When Scott was an infant, I had to go to the bank. Whatever I was doing, I needed to go inside to do it. It must have been going to be a quick trip, because instead of using my Ergo or ring sling, I had him in his car seat.
I went in to the bank, set him on the ground next to me, and used the table at the bank to fill out whatever form I needed to fill out.
Suddenly, I heard the teller crying, heard doors shutting and locking, and people running around all around me.
Apparently, the bank had just been robbed.
For obvious reasons, I wasn’t able to leave. So, I got Scott out of his carrier and sat with him in the lobby of the bank. Thankfully, there was a seating area with a couch and a few easy chairs. The staff of the bank were very nice and incredibly apologetic. I kept assuring them that they didn’t need to worry about me.
Before long, the police came, and not long after, a team of detectives. The writer in me was eating up being able to see first hand the process of a bank in post-robbery mode.
When the detective came to interview me, I had my first feelings of discomfort. It occurred to me, as I began to answer questions, that I knew NOTHING.
Not only had I not seen the man who robbed the bank, I had not even been aware that a man was in the teller line. I had come into the bank thinking about the business I had to conduct, and never even looked around me.
This man had apparently come into the bank behind me, robbed it, and left, and I hadn’t even known he was there.
Here is a clip from the security camera of the bank.
Scott was so close to this man that when he left, he walked right by him.
I was so embarrassed. But, apparently, wasn’t an unusual “witness”. The detective informed me that most people are unaware of their surroundings the way I had been.
After that, I became determined to be aware. Not only in case I ever ended up being a “witness” again, but just for my own safety. Now, when I walk into a building, I look around. I see who is in the room with me, where they are, where the exits are, and kind of file it away in my brain. If I hear a door open, I look. If someone walks by me, I look.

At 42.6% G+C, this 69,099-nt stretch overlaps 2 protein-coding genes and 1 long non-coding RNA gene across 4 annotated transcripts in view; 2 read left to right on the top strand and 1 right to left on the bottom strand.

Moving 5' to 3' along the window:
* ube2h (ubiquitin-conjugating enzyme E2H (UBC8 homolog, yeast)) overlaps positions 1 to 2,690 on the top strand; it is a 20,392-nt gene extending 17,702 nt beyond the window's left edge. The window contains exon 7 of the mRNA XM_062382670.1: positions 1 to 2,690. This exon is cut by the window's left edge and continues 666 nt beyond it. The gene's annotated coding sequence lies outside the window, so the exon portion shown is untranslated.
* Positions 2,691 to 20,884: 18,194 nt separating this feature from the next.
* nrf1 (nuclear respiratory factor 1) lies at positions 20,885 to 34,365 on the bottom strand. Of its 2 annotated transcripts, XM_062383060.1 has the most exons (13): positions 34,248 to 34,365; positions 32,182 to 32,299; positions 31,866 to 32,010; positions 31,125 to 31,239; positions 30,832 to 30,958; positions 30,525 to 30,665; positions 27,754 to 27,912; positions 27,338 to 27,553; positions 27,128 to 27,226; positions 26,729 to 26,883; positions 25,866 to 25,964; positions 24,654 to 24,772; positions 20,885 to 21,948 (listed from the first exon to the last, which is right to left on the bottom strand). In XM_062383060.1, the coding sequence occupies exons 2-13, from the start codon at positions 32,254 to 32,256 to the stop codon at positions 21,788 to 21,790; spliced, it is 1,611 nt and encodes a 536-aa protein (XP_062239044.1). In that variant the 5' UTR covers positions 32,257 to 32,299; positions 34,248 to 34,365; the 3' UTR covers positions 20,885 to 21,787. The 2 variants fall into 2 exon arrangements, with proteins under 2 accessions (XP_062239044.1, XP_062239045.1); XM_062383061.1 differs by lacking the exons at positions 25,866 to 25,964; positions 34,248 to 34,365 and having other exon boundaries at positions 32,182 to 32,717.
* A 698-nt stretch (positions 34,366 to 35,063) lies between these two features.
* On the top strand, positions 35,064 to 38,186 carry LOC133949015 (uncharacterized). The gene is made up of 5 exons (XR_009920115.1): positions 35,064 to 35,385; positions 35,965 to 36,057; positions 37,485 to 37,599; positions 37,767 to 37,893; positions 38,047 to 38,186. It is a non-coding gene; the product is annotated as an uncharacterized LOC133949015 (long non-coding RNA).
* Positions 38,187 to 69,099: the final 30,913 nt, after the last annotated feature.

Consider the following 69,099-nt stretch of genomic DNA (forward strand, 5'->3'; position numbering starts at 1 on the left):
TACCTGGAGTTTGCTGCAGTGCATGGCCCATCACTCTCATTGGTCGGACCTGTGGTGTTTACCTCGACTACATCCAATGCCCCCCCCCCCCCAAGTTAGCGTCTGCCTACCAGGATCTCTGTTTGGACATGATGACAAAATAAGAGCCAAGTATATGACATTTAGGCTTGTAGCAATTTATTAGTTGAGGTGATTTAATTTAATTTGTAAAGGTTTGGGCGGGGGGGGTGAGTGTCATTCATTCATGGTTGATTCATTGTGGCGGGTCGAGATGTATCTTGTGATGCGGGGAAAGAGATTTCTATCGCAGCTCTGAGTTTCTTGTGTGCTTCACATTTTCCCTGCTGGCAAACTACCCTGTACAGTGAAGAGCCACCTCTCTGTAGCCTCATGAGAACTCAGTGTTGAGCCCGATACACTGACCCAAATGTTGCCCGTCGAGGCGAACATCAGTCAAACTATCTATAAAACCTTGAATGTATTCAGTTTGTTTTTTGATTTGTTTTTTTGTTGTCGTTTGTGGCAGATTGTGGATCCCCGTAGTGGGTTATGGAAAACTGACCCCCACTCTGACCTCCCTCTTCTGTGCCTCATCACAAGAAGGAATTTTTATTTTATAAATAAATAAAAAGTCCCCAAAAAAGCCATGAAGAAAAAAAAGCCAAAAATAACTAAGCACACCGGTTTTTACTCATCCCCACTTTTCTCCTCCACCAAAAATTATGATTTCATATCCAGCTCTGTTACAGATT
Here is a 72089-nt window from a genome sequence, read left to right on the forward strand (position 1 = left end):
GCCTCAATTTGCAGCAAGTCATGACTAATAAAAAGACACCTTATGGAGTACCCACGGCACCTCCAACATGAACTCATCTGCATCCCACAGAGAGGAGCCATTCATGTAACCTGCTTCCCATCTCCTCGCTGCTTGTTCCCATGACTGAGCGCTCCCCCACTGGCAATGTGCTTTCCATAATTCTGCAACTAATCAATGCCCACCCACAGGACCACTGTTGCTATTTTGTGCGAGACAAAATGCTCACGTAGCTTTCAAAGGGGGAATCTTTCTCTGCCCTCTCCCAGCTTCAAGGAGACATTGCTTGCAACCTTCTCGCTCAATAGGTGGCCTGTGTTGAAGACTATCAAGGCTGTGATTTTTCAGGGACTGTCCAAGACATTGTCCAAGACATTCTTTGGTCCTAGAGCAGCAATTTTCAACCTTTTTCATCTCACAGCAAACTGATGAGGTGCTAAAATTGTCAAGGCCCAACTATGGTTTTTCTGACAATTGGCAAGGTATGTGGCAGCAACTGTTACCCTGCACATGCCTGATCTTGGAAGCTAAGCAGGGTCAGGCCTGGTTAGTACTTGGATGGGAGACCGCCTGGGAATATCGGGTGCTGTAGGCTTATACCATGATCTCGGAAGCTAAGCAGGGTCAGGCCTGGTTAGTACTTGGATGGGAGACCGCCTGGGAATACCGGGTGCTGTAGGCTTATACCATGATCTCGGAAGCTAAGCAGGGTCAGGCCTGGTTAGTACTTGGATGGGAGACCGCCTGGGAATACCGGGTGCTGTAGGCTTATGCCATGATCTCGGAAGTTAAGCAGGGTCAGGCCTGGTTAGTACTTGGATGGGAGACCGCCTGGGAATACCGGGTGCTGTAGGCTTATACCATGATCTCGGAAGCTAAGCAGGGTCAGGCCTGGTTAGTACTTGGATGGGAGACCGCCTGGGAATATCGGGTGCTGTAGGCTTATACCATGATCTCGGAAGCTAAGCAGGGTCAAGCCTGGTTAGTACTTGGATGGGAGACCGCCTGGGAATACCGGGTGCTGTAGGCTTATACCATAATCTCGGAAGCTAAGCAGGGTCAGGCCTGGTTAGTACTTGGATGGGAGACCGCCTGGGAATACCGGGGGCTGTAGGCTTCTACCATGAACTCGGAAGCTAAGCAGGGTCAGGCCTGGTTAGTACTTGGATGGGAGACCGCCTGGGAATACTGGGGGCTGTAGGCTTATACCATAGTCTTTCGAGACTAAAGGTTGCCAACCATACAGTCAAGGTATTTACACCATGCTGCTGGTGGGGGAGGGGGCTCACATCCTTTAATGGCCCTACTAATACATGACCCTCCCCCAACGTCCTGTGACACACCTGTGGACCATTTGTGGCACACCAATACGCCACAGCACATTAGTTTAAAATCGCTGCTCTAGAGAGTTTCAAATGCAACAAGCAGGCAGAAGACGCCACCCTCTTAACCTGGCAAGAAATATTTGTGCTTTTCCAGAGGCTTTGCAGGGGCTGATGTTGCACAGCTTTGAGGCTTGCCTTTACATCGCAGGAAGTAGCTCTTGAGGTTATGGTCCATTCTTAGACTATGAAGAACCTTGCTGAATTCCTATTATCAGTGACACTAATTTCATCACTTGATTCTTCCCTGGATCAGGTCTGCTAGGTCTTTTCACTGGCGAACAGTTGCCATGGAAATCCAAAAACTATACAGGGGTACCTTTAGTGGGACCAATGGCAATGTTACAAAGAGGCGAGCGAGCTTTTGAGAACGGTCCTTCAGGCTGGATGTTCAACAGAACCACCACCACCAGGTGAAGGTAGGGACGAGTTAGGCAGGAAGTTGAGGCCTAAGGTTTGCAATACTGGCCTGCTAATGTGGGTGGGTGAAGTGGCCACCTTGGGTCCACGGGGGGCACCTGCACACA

It took a lot of training of my brain to automatically do it. I don’t think that I could still do well on those games where you look at a scene, someone removes some objects, and you write down the list of objects that were removed. However, I at least could tell a police officer if someone was wearing a black and gray hoodie and a black ski cap when they robbed the bank five feet away from me.
Be aware. Don’t become paranoid and afraid, but at least be aware of your surroundings and the people around you.
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That must have been a scary moment. Good advice.
As a 16 year bank employee, I find myself constantly memorizing people’s looks, behaviors, walks, etc. Its now become so ingrained into me. On June 15, 2011 my branch was robbed. I can still tell you about what the robber was wearing, who was in the bank when he robbed it and what they were wearing and where they were standing. When you experience something like that, regardless if you are a bank employee or not, it tends to change how you go about your day. I’m sorry you had to experience that. Oh and by the way, if I would have seen that guy come into my branch, its likely my finger would have been on the alarm…hahaha…hat, hoodie, sunglasses never equates to anything good in a bankers mind!
Wow. I might’ve done that same thing. Scary to know how close you were. How many of us have done that, been so preoccupied with our own business that we don’t really pay attention to what and who surrounds us. Thanks for posting. I know I’ll certainly be paying more attention the next time I go into a business of any kind. Nice to know God was watching over you too and no one got hurt. You just never know…
This has been a good wake up call. I’m thinking of why I AM so unaware as I go about my errands and two reasons come to mind:
1. I’m too busy to care what others are doing, I’m on a mission to get in and get out.
2. I don’t want to seem “nosy” and check others out too much. I guess it’s important that I figure out a way to be aware without seeming nosy, huh?
Hugs to you and Gregg!
Good point – I should know this, since I used to work at a bank…..but I find that having kids can sometimes make you less aware because you’re totally focused on them. Thanks for the reminder.
I am aware like knowing where exits are, having my purse around my body not arm when in a mall, keys in hand when leaving a store as to not fumble through the purse in a parking lot, stuff like that.
However, I don’t want to look judgemental or nosey by paying too close attention to suspicious people. Plus, let’s be honest, so many people look suspicious these days its hard to tell the bad guys from the non-bad folks. The way folks dress, mental illnesses, drug addicts, etc can make a lot of folks look highly suspicious.
Anyone wearing dark glasses or hats in my town’s bank is not allowed, so automatically that guy looks odd to me since he didn’t remove his hat.
Did they ever catch the robber? I hope so!